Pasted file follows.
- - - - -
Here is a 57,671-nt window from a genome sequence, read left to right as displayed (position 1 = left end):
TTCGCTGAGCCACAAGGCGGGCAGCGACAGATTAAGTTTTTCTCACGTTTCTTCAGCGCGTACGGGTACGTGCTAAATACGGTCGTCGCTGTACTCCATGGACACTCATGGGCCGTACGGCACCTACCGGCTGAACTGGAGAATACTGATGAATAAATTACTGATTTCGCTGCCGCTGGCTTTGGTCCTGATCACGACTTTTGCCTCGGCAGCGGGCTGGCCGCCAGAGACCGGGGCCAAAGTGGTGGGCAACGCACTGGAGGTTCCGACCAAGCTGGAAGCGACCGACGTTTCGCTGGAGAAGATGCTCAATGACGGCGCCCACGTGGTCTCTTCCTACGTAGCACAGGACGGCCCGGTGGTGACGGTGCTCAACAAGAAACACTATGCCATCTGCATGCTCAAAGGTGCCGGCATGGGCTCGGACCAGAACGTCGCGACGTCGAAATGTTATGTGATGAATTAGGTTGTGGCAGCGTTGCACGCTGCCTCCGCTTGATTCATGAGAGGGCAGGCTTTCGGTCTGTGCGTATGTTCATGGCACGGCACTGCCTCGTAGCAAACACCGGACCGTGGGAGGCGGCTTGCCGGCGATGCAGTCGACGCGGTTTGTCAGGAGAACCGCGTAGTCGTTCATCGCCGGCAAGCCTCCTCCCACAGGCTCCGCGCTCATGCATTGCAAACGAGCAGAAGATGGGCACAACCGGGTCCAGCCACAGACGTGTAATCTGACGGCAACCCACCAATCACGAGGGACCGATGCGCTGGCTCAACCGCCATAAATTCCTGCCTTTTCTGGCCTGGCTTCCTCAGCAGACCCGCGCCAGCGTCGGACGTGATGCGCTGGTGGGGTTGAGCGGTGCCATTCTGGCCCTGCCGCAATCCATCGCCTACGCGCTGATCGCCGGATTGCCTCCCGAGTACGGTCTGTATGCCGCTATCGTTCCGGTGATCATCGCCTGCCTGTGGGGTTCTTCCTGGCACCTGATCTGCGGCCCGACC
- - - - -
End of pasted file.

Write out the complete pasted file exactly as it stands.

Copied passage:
Here is a 57,671-nt window from a genome sequence, read left to right as displayed (position 1 = left end):
TTCGCTGAGCCACAAGGCGGGCAGCGACAGATTAAGTTTTTCTCACGTTTCTTCAGCGCGTACGGGTACGTGCTAAATACGGTCGTCGCTGTACTCCATGGACACTCATGGGCCGTACGGCACCTACCGGCTGAACTGGAGAATACTGATGAATAAATTACTGATTTCGCTGCCGCTGGCTTTGGTCCTGATCACGACTTTTGCCTCGGCAGCGGGCTGGCCGCCAGAGACCGGGGCCAAAGTGGTGGGCAACGCACTGGAGGTTCCGACCAAGCTGGAAGCGACCGACGTTTCGCTGGAGAAGATGCTCAATGACGGCGCCCACGTGGTCTCTTCCTACGTAGCACAGGACGGCCCGGTGGTGACGGTGCTCAACAAGAAACACTATGCCATCTGCATGCTCAAAGGTGCCGGCATGGGCTCGGACCAGAACGTCGCGACGTCGAAATGTTATGTGATGAATTAGGTTGTGGCAGCGTTGCACGCTGCCTCCGCTTGATTCATGAGAGGGCAGGCTTTCGGTCTGTGCGTATGTTCATGGCACGGCACTGCCTCGTAGCAAACACCGGACCGTGGGAGGCGGCTTGCCGGCGATGCAGTCGACGCGGTTTGTCAGGAGAACCGCGTAGTCGTTCATCGCCGGCAAGCCTCCTCCCACAGGCTCCGCGCTCATGCATTGCAAACGAGCAGAAGATGGGCACAACCGGGTCCAGCCACAGACGTGTAATCTGACGGCAACCCACCAATCACGAGGGACCGATGCGCTGGCTCAACCGCCATAAATTCCTGCCTTTTCTGGCCTGGCTTCCTCAGCAGACCCGCGCCAGCGTCGGACGTGATGCGCTGGTGGGGTTGAGCGGTGCCATTCTGGCCCTGCCGCAATCCATCGCCTACGCGCTGATCGCCGGATTGCCTCCCGAGTACGGTCTGTATGCCGCTATCGTTCCGGTGATCATCGCCTGCCTGTGGGGTTCTTCCTGGCACCTGATCTGCGGCCCGACC